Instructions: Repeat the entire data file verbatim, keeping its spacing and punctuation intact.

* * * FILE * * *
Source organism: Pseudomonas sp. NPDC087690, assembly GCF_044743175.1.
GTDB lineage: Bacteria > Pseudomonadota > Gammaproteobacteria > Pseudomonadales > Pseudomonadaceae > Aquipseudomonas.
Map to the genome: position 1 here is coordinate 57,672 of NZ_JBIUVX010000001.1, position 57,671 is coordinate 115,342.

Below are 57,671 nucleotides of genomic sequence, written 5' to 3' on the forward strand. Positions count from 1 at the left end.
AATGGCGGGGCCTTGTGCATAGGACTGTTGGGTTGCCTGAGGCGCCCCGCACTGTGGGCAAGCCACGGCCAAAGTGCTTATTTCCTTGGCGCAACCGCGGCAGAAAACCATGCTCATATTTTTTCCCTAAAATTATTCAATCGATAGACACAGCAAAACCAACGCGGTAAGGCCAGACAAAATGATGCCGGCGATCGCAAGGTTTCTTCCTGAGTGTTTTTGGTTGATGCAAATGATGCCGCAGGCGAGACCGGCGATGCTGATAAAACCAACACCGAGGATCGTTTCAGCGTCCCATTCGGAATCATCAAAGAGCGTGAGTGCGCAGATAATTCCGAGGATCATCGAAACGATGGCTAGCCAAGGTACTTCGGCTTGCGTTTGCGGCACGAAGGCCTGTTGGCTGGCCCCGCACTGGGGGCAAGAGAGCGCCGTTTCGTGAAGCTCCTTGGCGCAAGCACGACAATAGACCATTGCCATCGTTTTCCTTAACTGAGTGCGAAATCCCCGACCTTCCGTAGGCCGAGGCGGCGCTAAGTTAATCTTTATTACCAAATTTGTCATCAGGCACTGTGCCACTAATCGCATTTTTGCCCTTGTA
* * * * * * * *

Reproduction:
Source organism: Pseudomonas sp. NPDC087690, assembly GCF_044743175.1.
GTDB lineage: Bacteria > Pseudomonadota > Gammaproteobacteria > Pseudomonadales > Pseudomonadaceae > Aquipseudomonas.
Map to the genome: position 1 here is coordinate 57,672 of NZ_JBIUVX010000001.1, position 57,671 is coordinate 115,342.

Below are 57,671 nucleotides of genomic sequence, written 5' to 3' on the forward strand. Positions count from 1 at the left end.
AATGGCGGGGCCTTGTGCATAGGACTGTTGGGTTGCCTGAGGCGCCCCGCACTGTGGGCAAGCCACGGCCAAAGTGCTTATTTCCTTGGCGCAACCGCGGCAGAAAACCATGCTCATATTTTTTCCCTAAAATTATTCAATCGATAGACACAGCAAAACCAACGCGGTAAGGCCAGACAAAATGATGCCGGCGATCGCAAGGTTTCTTCCTGAGTGTTTTTGGTTGATGCAAATGATGCCGCAGGCGAGACCGGCGATGCTGATAAAACCAACACCGAGGATCGTTTCAGCGTCCCATTCGGAATCATCAAAGAGCGTGAGTGCGCAGATAATTCCGAGGATCATCGAAACGATGGCTAGCCAAGGTACTTCGGCTTGCGTTTGCGGCACGAAGGCCTGTTGGCTGGCCCCGCACTGGGGGCAAGAGAGCGCCGTTTCGTGAAGCTCCTTGGCGCAAGCACGACAATAGACCATTGCCATCGTTTTCCTTAACTGAGTGCGAAATCCCCGACCTTCCGTAGGCCGAGGCGGCGCTAAGTTAATCTTTATTACCAAATTTGTCATCAGGCACTGTGCCACTAATCGCATTTTTGCCCTTGTA